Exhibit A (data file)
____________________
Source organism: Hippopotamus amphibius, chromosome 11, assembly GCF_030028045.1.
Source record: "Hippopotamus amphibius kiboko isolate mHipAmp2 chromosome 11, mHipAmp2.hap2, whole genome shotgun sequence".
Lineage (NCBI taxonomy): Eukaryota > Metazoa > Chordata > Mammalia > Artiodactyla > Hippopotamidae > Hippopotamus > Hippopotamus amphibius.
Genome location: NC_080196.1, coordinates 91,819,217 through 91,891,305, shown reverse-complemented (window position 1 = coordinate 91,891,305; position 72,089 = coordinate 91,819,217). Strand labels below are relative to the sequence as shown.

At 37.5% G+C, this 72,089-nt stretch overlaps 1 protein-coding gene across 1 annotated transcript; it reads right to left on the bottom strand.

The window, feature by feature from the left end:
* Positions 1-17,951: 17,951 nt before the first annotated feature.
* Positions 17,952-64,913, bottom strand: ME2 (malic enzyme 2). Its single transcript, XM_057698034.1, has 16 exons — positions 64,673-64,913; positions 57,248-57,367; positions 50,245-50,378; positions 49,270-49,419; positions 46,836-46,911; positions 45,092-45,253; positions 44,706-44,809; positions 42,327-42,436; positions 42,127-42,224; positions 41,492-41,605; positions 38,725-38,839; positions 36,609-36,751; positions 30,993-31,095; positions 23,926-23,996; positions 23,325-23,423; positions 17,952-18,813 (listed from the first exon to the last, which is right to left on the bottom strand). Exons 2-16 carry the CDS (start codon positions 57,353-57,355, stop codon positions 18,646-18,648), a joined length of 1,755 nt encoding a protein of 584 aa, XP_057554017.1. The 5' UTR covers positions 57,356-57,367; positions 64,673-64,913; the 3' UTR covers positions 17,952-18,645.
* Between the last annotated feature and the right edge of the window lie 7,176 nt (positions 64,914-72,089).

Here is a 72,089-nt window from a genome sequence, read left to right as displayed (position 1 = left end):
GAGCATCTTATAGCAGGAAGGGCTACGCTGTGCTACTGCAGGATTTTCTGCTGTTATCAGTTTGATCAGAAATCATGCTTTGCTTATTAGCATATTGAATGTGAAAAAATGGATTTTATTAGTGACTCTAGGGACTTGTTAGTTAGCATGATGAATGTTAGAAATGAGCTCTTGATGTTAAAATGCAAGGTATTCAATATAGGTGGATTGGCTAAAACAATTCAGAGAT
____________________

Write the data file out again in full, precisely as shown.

Source organism: Hippopotamus amphibius, chromosome 11, assembly GCF_030028045.1.
Source record: "Hippopotamus amphibius kiboko isolate mHipAmp2 chromosome 11, mHipAmp2.hap2, whole genome shotgun sequence".
Lineage (NCBI taxonomy): Eukaryota > Metazoa > Chordata > Mammalia > Artiodactyla > Hippopotamidae > Hippopotamus > Hippopotamus amphibius.
Genome location: NC_080196.1, coordinates 91,819,217 through 91,891,305, shown reverse-complemented (window position 1 = coordinate 91,891,305; position 72,089 = coordinate 91,819,217). Strand labels below are relative to the sequence as shown.

At 37.5% G+C, this 72,089-nt stretch overlaps 1 protein-coding gene across 1 annotated transcript; it reads right to left on the bottom strand.

The window, feature by feature from the left end:
* Positions 1-17,951: 17,951 nt before the first annotated feature.
* Positions 17,952-64,913, bottom strand: ME2 (malic enzyme 2). Its single transcript, XM_057698034.1, has 16 exons — positions 64,673-64,913; positions 57,248-57,367; positions 50,245-50,378; positions 49,270-49,419; positions 46,836-46,911; positions 45,092-45,253; positions 44,706-44,809; positions 42,327-42,436; positions 42,127-42,224; positions 41,492-41,605; positions 38,725-38,839; positions 36,609-36,751; positions 30,993-31,095; positions 23,926-23,996; positions 23,325-23,423; positions 17,952-18,813 (listed from the first exon to the last, which is right to left on the bottom strand). Exons 2-16 carry the CDS (start codon positions 57,353-57,355, stop codon positions 18,646-18,648), a joined length of 1,755 nt encoding a protein of 584 aa, XP_057554017.1. The 5' UTR covers positions 57,356-57,367; positions 64,673-64,913; the 3' UTR covers positions 17,952-18,645.
* Between the last annotated feature and the right edge of the window lie 7,176 nt (positions 64,914-72,089).

Here is a 72,089-nt window from a genome sequence, read left to right as displayed (position 1 = left end):
GAGCATCTTATAGCAGGAAGGGCTACGCTGTGCTACTGCAGGATTTTCTGCTGTTATCAGTTTGATCAGAAATCATGCTTTGCTTATTAGCATATTGAATGTGAAAAAATGGATTTTATTAGTGACTCTAGGGACTTGTTAGTTAGCATGATGAATGTTAGAAATGAGCTCTTGATGTTAAAATGCAAGGTATTCAATATAGGTGGATTGGCTAAAACAATTCAGAGAT